Monday, March 25, 2013


Physiologic brain activity causes DNA double-strand breaks in neurons

More evidence that DNA and RNA are directly involved in learning and memory in the brain... Connectionism seems not to be enough... "Scientists studying mice reported that normal neuronal activation stimulated by exposure to new environments can cause temporary DNA breaks—suggesting that transient damage may be involved in learning and memory." Full article @ Nature Neuroscience

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Friday, March 08, 2013


The Future of Quantum Information Processing

"In a world overwhelmed by increasing amounts of data, finding new ways to store and process information has become a necessity. Conventional silicon-based electronics has experienced rapid and steady growth, thanks to the progressive miniaturization of its basic component, the transistor, but that trend cannot continue indefinitely." Special issue @ Science

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The Other Revolution in the Life Sciences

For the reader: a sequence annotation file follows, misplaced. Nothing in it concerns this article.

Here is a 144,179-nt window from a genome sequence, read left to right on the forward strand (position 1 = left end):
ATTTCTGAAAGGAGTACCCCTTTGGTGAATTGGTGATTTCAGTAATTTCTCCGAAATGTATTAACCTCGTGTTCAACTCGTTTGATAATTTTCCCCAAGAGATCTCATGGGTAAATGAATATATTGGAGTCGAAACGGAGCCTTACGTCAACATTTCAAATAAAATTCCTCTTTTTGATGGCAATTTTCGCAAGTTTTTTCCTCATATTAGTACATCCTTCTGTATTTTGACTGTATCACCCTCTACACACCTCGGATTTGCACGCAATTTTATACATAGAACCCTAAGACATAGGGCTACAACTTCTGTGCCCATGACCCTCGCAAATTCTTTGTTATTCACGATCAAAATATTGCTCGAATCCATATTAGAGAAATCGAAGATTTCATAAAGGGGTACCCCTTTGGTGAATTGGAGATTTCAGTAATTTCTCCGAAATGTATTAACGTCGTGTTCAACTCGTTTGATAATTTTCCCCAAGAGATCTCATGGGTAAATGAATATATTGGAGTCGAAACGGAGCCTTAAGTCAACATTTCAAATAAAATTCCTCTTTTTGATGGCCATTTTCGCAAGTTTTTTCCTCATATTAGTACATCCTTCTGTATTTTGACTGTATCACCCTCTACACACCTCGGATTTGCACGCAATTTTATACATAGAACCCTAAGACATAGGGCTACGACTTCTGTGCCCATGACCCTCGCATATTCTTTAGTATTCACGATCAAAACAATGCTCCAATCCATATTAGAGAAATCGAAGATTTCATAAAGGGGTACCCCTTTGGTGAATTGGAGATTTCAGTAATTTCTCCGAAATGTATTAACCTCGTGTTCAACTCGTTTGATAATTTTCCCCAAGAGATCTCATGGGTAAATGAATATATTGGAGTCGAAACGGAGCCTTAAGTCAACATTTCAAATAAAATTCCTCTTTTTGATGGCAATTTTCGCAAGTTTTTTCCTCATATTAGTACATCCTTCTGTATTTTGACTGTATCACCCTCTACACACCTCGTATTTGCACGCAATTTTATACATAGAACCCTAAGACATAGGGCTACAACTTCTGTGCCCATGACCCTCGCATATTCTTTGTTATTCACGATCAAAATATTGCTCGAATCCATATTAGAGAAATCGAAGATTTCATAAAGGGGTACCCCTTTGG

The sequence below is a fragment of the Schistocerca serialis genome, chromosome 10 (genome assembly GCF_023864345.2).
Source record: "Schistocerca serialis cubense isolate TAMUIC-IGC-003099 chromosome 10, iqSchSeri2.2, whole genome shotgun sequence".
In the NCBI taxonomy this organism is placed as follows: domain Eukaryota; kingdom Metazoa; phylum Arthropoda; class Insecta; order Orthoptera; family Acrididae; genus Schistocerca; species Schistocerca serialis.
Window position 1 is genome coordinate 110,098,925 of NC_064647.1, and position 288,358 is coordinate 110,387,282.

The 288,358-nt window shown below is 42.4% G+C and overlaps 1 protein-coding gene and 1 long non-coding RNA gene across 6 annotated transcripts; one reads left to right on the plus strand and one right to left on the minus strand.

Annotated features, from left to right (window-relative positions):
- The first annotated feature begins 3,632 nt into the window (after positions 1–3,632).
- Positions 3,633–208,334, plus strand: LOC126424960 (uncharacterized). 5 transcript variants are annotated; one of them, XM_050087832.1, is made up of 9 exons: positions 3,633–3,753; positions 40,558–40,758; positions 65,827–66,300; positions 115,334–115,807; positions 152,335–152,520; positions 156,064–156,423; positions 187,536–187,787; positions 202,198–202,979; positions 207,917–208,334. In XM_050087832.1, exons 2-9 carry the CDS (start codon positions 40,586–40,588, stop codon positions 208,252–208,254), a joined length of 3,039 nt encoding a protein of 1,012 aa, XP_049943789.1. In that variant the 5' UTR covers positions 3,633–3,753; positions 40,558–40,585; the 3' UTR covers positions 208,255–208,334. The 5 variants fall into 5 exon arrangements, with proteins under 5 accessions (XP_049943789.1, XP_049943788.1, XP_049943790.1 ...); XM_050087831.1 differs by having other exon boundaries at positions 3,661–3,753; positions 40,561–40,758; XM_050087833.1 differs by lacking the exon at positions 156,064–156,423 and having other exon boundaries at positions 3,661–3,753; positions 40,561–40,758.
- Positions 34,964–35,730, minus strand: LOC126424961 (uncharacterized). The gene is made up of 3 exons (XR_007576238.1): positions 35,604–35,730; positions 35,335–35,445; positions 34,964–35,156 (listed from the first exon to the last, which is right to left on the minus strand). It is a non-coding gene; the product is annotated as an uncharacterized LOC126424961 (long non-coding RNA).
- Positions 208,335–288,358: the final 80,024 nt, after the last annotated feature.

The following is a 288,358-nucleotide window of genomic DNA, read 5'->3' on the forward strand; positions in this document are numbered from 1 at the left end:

'I first read the paper by Fritz Lipmann titled "Metabolic generation and utilization of phosphate bond energy" (4). This historic paper introduced the notion of the "high-energy phosphate bond," symbolized by Lipmann's famous "squiggle," together with the accompanying key concepts of group potential and group transfer. This paper, even though published 3 years before Schrödinger's celebrated book, was most probably unknown to him. It clarified for the first time the second property singled out by Schrödinger in his definition of life: its ability to extract "negative entropy," better known to chemists as "free energy," from the environment and convert it into chemical and other forms of work.' Full letter @ Science


Tuesday, March 05, 2013


How Cells Know Where They Are

"Development, regeneration, and even day-to-day physiology require plant and animal cells to make decisions based on their locations. The principles by which cells may do this are deceptively straightforward. But when reliability needs to be high—as often occurs during development—successful strategies tend to be anything but simple. Increasingly, the challenge facing biologists is to relate the diverse diffusible molecules, control circuits, and gene regulatory networks that help cells know where they are to the varied, sometimes stringent, constraints imposed by the need for real-world precision and accuracy." Full review @ Science

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